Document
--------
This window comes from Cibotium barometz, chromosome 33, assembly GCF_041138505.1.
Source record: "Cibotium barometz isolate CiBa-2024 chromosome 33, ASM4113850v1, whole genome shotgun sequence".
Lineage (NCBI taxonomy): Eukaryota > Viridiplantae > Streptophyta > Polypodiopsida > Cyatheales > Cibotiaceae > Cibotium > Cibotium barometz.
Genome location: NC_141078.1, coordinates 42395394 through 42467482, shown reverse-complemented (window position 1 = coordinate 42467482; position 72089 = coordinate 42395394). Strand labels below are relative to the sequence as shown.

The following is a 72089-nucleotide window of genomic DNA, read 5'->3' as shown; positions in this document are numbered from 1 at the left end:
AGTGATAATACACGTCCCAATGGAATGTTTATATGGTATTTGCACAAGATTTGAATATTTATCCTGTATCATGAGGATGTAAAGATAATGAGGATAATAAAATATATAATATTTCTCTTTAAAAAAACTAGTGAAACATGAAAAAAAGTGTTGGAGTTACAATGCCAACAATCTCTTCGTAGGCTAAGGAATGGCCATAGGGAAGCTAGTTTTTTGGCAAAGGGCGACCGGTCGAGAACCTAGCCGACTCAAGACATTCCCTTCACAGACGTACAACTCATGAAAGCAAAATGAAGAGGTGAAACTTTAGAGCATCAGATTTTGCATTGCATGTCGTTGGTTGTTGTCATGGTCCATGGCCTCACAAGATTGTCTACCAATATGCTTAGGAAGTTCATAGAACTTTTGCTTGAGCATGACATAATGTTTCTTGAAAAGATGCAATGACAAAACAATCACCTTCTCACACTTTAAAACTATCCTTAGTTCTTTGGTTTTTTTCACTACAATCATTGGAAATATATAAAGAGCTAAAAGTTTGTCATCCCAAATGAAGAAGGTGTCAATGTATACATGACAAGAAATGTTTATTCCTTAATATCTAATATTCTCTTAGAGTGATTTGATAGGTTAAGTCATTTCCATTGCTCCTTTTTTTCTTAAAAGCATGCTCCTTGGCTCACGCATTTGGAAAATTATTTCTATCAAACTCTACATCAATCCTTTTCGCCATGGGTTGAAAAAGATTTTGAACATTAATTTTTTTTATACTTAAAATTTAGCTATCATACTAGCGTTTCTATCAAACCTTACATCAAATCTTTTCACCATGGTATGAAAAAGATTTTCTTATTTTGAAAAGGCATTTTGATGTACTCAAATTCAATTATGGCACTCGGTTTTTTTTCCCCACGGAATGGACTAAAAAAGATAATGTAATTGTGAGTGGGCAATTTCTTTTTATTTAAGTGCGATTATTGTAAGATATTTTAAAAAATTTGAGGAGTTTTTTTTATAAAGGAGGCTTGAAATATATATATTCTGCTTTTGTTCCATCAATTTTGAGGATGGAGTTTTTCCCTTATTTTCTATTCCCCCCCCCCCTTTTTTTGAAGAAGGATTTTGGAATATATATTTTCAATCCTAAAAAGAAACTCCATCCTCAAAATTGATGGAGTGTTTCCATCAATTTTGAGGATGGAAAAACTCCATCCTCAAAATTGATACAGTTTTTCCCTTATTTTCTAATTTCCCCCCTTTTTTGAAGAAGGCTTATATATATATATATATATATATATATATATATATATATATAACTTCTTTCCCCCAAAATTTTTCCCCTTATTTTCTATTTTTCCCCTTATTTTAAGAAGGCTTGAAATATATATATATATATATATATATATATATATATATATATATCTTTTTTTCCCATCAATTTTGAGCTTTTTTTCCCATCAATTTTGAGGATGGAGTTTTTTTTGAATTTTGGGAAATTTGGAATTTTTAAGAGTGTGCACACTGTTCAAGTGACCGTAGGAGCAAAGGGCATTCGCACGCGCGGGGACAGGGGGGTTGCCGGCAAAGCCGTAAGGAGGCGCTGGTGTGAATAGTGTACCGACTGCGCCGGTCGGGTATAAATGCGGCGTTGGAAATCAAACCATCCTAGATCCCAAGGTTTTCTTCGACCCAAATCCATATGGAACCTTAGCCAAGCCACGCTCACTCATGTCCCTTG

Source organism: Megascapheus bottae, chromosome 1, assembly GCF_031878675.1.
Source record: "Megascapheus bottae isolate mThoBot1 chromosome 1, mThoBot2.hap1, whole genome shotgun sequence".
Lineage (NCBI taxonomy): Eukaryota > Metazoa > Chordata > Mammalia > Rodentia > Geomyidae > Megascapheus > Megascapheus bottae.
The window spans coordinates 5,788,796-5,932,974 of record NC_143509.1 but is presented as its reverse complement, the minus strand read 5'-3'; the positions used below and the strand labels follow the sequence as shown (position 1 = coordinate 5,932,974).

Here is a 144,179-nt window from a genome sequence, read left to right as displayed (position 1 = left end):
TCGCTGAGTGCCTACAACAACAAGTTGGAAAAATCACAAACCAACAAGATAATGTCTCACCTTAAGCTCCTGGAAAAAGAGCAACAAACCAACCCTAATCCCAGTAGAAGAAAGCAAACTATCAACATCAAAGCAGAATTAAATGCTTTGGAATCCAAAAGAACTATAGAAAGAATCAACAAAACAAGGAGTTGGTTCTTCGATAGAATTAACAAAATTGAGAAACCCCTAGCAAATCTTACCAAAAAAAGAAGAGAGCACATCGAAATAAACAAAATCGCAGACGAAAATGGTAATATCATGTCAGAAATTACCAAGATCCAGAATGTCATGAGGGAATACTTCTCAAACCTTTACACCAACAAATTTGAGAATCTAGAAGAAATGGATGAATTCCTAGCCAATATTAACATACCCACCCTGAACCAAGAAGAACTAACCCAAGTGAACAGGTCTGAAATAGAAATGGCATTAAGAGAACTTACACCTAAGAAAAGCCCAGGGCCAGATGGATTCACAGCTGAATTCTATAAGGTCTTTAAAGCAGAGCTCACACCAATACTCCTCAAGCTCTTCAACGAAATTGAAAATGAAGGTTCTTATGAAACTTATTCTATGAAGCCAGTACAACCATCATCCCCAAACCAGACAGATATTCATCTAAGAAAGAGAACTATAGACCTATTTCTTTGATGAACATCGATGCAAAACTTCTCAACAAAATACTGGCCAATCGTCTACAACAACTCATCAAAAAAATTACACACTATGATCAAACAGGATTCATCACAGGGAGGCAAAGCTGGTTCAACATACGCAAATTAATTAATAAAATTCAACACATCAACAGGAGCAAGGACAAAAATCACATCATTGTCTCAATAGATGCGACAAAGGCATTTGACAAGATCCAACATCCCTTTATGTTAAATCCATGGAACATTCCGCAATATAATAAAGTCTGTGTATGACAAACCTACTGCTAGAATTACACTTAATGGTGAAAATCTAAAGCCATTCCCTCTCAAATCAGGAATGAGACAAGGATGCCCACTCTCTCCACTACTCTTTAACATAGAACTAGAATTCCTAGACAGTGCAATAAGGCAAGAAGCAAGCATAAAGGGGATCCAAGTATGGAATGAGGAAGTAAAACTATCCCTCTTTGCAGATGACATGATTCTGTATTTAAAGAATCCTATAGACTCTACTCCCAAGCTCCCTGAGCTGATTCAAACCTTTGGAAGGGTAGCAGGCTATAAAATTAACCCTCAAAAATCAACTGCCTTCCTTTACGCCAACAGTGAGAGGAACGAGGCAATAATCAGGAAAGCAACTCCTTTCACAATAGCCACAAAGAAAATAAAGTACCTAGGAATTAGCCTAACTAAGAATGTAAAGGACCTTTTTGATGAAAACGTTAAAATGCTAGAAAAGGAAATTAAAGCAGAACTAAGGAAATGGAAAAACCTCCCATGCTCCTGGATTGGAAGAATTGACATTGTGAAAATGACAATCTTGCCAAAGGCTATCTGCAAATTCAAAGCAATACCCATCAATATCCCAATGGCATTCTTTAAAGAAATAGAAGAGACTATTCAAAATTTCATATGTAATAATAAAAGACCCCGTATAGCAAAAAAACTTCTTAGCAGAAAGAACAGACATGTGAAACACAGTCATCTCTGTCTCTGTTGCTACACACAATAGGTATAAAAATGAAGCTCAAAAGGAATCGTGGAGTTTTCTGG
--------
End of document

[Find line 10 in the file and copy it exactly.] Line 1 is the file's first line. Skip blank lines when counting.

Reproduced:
The window spans coordinates 5,788,796-5,932,974 of record NC_143509.1 but is presented as its reverse complement, the minus strand read 5'-3'; the positions used below and the strand labels follow the sequence as shown (position 1 = coordinate 5,932,974).